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Origins of altered reinforcement effects in ADHD

Overview of attention for article published in Behavioral and Brain Functions, December 2012
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About this Attention Score

  • In the top 25% of all research outputs scored by Altmetric
  • Among the highest-scoring outputs from this source (#12 of 253)
  • High Attention Score compared to outputs of the same age (91st percentile)
  • High Attention Score compared to outputs of the same age and source (91st percentile)

Mentioned by

news
1 news outlet
twitter
1 tweeter
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1 Facebook page
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1 Google+ user

Readers on

mendeley
113 Mendeley
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Title
Origins of altered reinforcement effects in ADHD
Published in
Behavioral and Brain Functions, December 2012
DOI 10.1186/1744-9081-5-7
Pubmed ID
Authors

Espen Borgå Johansen, Peter R Killeen, Vivienne A Russell, Gail Tripp, Jeff R Wickens, Rosemary Tannock, Jonathan Williams, Terje Sagvolden

Abstract

Attention-deficit/hyperactivity disorder (ADHD), characterized by hyperactivity, impulsiveness and deficient sustained attention, is one of the most common and persistent behavioral disorders of childhood. ADHD is associated with catecholamine dysfunction. The catecholamines are important for response selection and memory formation, and dopamine in particular is important for reinforcement of successful behavior. The convergence of dopaminergic mesolimbic and glutamatergic corticostriatal synapses upon individual neostriatal neurons provides a favorable substrate for a three-factor synaptic modification rule underlying acquisition of associations between stimuli in a particular context, responses, and reinforcers. The change in associative strength as a function of delay between key stimuli or responses, and reinforcement, is known as the delay of reinforcement gradient. The gradient is altered by vicissitudes of attention, intrusions of irrelevant events, lapses of memory, and fluctuations in dopamine function. Theoretical and experimental analyses of these moderating factors will help to determine just how reinforcement processes are altered in ADHD. Such analyses can only help to improve treatment strategies for ADHD.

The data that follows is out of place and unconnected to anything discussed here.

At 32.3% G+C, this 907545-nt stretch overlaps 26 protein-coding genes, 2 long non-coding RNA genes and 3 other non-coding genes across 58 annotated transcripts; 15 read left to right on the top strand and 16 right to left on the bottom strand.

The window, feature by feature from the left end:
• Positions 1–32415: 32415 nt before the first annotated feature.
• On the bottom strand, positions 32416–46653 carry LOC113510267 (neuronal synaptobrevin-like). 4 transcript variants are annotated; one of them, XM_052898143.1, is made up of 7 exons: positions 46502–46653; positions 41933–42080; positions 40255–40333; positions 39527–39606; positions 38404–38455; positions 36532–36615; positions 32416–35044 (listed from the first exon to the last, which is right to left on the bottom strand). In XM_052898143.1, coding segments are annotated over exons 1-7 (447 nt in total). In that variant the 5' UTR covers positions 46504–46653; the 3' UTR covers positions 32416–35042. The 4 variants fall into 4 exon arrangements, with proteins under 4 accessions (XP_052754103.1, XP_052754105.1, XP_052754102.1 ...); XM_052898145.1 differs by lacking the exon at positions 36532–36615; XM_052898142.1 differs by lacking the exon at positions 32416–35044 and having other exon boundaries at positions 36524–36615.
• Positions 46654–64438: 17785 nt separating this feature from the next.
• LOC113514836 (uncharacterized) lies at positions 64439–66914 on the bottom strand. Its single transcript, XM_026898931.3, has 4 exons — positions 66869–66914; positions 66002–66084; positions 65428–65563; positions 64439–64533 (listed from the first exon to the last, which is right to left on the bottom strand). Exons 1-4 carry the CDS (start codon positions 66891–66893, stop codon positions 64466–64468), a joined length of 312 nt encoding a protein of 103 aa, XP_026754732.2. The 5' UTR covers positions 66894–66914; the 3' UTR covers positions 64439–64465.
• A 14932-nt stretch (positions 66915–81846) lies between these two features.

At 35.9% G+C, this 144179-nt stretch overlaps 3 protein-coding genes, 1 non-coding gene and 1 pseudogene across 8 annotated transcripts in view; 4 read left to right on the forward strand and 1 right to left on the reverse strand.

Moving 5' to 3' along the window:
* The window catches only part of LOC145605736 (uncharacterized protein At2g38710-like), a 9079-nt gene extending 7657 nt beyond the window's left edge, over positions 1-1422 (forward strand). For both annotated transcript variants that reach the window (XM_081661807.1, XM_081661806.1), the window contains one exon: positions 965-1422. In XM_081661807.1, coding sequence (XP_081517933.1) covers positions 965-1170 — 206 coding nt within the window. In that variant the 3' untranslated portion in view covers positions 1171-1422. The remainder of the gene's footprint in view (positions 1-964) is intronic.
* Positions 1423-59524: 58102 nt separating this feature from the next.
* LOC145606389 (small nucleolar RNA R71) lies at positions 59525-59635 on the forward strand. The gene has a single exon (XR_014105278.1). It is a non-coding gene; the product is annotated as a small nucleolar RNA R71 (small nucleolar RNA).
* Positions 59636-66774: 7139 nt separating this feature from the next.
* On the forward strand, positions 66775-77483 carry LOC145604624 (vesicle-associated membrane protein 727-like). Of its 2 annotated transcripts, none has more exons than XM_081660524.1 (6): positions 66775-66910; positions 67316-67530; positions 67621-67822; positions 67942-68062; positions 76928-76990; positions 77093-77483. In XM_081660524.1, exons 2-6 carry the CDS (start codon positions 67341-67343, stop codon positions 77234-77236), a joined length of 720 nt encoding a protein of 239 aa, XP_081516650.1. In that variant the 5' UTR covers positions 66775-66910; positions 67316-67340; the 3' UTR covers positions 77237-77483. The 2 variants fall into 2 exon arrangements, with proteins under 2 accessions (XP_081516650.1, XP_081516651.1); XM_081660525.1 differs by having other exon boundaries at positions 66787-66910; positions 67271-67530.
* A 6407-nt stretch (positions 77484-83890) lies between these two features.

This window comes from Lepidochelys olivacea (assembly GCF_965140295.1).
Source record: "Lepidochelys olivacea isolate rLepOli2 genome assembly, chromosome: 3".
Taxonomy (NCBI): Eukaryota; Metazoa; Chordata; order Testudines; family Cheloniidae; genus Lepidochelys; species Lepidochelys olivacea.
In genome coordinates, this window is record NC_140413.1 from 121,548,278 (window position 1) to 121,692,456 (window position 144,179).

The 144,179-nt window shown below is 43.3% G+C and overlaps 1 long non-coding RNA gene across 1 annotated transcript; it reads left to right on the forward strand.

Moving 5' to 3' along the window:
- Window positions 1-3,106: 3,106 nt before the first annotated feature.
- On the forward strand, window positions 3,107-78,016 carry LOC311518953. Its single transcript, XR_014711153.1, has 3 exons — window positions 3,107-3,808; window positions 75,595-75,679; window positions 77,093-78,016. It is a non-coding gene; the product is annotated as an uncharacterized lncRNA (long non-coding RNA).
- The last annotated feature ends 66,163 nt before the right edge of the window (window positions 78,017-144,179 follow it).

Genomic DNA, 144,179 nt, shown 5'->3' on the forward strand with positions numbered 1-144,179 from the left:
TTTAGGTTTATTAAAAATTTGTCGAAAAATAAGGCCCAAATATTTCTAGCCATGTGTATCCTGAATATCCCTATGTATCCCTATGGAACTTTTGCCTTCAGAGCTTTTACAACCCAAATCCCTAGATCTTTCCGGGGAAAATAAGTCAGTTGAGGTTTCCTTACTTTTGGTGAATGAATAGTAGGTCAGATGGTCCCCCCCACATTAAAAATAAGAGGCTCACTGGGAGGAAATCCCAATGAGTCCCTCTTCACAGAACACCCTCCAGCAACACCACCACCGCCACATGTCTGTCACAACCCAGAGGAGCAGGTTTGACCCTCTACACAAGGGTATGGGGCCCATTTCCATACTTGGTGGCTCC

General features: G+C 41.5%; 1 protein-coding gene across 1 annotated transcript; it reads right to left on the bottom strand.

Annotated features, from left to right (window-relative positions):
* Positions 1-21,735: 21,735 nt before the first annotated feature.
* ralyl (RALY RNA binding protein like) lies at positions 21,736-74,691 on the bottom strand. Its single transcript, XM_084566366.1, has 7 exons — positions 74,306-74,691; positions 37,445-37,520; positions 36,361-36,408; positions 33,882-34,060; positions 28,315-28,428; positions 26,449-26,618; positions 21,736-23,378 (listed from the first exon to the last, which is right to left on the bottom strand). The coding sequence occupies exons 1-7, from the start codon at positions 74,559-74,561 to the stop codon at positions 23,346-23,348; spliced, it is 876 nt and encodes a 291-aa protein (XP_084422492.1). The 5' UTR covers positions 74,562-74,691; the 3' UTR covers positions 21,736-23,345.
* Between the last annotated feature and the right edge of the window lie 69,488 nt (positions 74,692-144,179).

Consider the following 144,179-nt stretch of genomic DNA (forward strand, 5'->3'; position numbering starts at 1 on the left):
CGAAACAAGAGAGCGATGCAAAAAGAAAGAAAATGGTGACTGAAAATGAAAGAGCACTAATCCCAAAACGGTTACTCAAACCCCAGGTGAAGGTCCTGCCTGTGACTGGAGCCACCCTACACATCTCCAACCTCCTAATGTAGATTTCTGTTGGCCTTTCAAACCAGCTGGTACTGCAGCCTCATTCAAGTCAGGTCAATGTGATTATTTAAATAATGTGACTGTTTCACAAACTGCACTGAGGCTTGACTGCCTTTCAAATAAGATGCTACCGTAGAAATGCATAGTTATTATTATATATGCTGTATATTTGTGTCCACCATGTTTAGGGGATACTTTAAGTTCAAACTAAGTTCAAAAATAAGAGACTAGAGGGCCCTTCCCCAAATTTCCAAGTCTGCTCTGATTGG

Twitter Demographics

The data shown below were collected from the profile of 1 tweeter who shared this research output. Click here to find out more about how the information was compiled.

Mendeley readers

The data shown below were compiled from readership statistics for 113 Mendeley readers of this research output. Click here to see the associated Mendeley record.

Geographical breakdown

Country Count As %
United Kingdom 2 2%
South Africa 1 <1%
Brazil 1 <1%
Finland 1 <1%
Germany 1 <1%
Spain 1 <1%
Unknown 106 94%

Demographic breakdown

Readers by professional status Count As %
Researcher 25 22%
Student > Ph. D. Student 21 19%
Student > Doctoral Student 16 14%
Professor 8 7%
Student > Master 8 7%
Other 24 21%
Unknown 11 10%
Readers by discipline Count As %
Psychology 55 49%
Agricultural and Biological Sciences 14 12%
Medicine and Dentistry 10 9%
Neuroscience 7 6%
Arts and Humanities 2 2%
Other 5 4%
Unknown 20 18%

Attention Score in Context

This research output has an Altmetric Attention Score of 13. This is our high-level measure of the quality and quantity of online attention that it has received. This Attention Score, as well as the ranking and number of research outputs shown below, was calculated when the research output was last mentioned on 07 April 2014.
All research outputs
#227,457
of 3,635,018 outputs
Outputs from Behavioral and Brain Functions
#12
of 253 outputs
Outputs of similar age
#23,034
of 275,911 outputs
Outputs of similar age from Behavioral and Brain Functions
#1
of 12 outputs
Altmetric has tracked 3,635,018 research outputs across all sources so far. Compared to these this one has done particularly well and is in the 93rd percentile: it's in the top 10% of all research outputs ever tracked by Altmetric.
So far Altmetric has tracked 253 research outputs from this source. They receive a mean Attention Score of 3.1. This one has done particularly well, scoring higher than 95% of its peers.
Older research outputs will score higher simply because they've had more time to accumulate mentions. To account for age we can compare this Altmetric Attention Score to the 275,911 tracked outputs that were published within six weeks on either side of this one in any source. This one has done particularly well, scoring higher than 91% of its contemporaries.
We're also able to compare this research output to 12 others from the same source and published within six weeks on either side of this one. This one has done particularly well, scoring higher than 91% of its contemporaries.